#6
  7. error cooled

    error cooled anything but asphalt

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    Don't mind the high rent for a few months, but would like a lateral move mortgage wise - hence Golden or Applewood. Thank you for the insight.
    #7
  8. cidi

    cidi cidi

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    You will have at least a 120 min ride to get to decent riding that is not overcrowded (and therefore dangerous.) we do not have private riding areas, which is great, except there is not much policing so some people will treat these trails like a closed racecourse and it only takes one collision to ruin your day, season or worse. So while the above statements sound really depressive they are spot on.
    Since you still have a little time, may I suggest the following:
    Pull up google maps with the traffic layer, then zoom out so you have all of the denver metro area and at least Idaho springs ( west on I70) and Bailey ( southwest on Hwy285). Set yourself a reminder to look at those maps Mo - F 6:00am - 9:00am and 3:00pm - 7:00pm.
    On sat and Sunday check between 8:00 &10 and sundays from 1:00pm. Also check out cdot.org for traffic and Staus sign messages.
    Do this for about 3 weeks and you can quickly tell the pattern of traffic jams.
    Now imagine winter with regular snows, and skier traffic.
    This should give you a good idea on what to expect.
    Lastly, riding areas within 90 min will be crowded unless you can get away during the week.
    Hope this helps.
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  9. oldmanb777

    oldmanb777 Just say NO to socialism!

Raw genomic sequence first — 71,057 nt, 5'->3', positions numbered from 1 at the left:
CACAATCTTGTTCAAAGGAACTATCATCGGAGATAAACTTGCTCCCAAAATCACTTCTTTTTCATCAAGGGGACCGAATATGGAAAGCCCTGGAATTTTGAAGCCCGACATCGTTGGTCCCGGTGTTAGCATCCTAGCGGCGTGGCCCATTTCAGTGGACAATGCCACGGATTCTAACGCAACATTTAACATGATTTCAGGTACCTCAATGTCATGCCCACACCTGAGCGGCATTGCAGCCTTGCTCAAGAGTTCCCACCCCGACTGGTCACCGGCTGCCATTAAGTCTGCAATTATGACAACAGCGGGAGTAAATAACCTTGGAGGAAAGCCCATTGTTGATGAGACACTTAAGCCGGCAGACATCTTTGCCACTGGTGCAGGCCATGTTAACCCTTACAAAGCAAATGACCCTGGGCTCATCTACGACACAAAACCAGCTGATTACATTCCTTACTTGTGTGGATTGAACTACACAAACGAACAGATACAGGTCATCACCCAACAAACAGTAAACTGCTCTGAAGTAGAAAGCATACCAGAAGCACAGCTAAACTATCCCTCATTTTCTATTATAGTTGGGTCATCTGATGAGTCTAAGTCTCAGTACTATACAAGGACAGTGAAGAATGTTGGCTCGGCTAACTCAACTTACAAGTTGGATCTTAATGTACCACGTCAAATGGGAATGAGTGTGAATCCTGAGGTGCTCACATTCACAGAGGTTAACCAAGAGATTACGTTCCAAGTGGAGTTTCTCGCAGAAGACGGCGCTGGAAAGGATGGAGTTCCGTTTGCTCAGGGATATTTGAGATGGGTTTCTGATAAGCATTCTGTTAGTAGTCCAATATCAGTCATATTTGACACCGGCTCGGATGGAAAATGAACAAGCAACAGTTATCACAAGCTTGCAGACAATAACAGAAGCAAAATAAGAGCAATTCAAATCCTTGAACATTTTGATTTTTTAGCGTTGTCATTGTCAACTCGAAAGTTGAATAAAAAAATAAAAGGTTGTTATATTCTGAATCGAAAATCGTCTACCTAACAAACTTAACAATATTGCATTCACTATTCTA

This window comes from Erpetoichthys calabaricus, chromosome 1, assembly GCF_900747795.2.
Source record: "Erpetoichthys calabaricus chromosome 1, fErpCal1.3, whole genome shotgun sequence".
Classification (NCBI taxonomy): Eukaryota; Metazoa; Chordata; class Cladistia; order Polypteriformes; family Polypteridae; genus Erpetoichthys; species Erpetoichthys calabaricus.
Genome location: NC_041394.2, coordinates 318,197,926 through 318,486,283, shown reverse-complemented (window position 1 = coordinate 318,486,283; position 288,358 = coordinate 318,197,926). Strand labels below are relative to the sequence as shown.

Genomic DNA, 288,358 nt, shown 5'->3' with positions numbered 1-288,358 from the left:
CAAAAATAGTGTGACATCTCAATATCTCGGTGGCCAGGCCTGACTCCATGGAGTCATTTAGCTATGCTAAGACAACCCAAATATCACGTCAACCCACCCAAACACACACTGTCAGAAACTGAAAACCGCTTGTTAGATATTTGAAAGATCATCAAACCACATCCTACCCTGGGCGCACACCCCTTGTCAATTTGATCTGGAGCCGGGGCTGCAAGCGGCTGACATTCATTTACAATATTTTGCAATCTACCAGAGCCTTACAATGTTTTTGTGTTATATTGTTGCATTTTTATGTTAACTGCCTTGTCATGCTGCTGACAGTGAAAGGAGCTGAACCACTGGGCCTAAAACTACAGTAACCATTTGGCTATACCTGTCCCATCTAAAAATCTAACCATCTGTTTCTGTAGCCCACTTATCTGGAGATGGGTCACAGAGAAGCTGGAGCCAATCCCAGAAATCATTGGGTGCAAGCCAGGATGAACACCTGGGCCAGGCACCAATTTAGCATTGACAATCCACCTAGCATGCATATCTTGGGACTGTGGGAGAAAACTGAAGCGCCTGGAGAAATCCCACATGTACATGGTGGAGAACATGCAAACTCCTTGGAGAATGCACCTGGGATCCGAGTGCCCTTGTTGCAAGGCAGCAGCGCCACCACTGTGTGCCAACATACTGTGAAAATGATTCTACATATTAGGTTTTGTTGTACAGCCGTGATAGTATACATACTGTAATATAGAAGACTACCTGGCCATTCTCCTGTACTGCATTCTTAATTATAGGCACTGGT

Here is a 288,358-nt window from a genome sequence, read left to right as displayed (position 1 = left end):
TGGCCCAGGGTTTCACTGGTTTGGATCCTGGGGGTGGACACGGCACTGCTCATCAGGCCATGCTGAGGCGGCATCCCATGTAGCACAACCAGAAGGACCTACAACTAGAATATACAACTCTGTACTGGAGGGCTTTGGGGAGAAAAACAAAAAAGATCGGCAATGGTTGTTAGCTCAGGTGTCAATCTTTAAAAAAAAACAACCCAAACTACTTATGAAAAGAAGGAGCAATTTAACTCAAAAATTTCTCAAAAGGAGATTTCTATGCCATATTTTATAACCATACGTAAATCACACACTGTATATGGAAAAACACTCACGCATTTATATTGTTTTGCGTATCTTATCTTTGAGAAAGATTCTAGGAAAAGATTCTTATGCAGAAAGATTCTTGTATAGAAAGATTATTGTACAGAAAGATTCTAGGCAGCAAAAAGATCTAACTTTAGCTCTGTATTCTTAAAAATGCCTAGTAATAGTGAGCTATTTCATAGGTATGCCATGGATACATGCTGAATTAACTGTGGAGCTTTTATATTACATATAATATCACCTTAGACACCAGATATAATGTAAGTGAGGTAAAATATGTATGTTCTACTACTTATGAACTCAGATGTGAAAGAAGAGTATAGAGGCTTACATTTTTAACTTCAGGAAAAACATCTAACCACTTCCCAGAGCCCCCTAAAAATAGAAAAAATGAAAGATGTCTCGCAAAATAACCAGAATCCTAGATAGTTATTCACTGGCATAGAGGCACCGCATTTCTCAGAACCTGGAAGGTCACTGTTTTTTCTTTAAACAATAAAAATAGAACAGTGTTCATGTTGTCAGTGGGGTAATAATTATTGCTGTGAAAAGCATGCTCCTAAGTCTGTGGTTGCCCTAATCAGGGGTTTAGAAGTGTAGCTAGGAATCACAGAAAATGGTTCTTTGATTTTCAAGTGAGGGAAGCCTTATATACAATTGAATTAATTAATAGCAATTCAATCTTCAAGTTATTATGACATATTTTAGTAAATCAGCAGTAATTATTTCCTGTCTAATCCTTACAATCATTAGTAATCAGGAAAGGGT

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    Watching traffic patterns is a great idea. We do that all the time, its the only way to get where we need to go. I plan my excursions by the traffic flow. We have a place in the mountains. Grand Lake area. It's 117 miles door to door. Hit the traffic right, and its 2 1/2 hours drive. Hit it wrong it easily can be 6 hours. When I was 16, ~1970, I could count on It being 2 1/2 hrs, now it is rarely less than 3 hrs. The bad drivers over driving their abilities, or the road conditions or what ever makes the drive that used to be pleasant, a nerve racking nightmare. So for example...........If you plan to head up I-70 out of Metro Denver into the mountains, anytime on Friday, expect slow and go off and on for 20+ miles, at time it could be for 100 miles, all the way to Vail., and more. That won't end until late Saturday night. More as the day progresses. Then the same on Sunday getting back. And that's the off season, add ski season, and its much worse, with slick roads added in for some extra excitement. The west is NOT what so many think it is. The dream never existed. It was just someone's sales pitch that caught on, more than a 150 yrs ago, and still exists today. I was born here, Have lived a few other places, travel for work. I like living at high altitude, I like the high altitude sun, and dryness. Many have trouble with either the altitude, or dryness, or both. Don't buy a big yard, there is no water. Water rationing is a common thing, EVERY year. And the price to water a lawn can be high. We have a large lawn. I have seen $800/month in water bills to watch it be brown and dying. Don't plan on a fireplace, the air pollution made fire places pretty much outlawed many years ago. The bus system isn't horrible, but seldom goes where you need to go. Light rail is expensive, and so over crowded its hard to use, and the parking at light rail stations is so limited, that you probably won't find a parking place. They now often charge for parking at the light rail stations.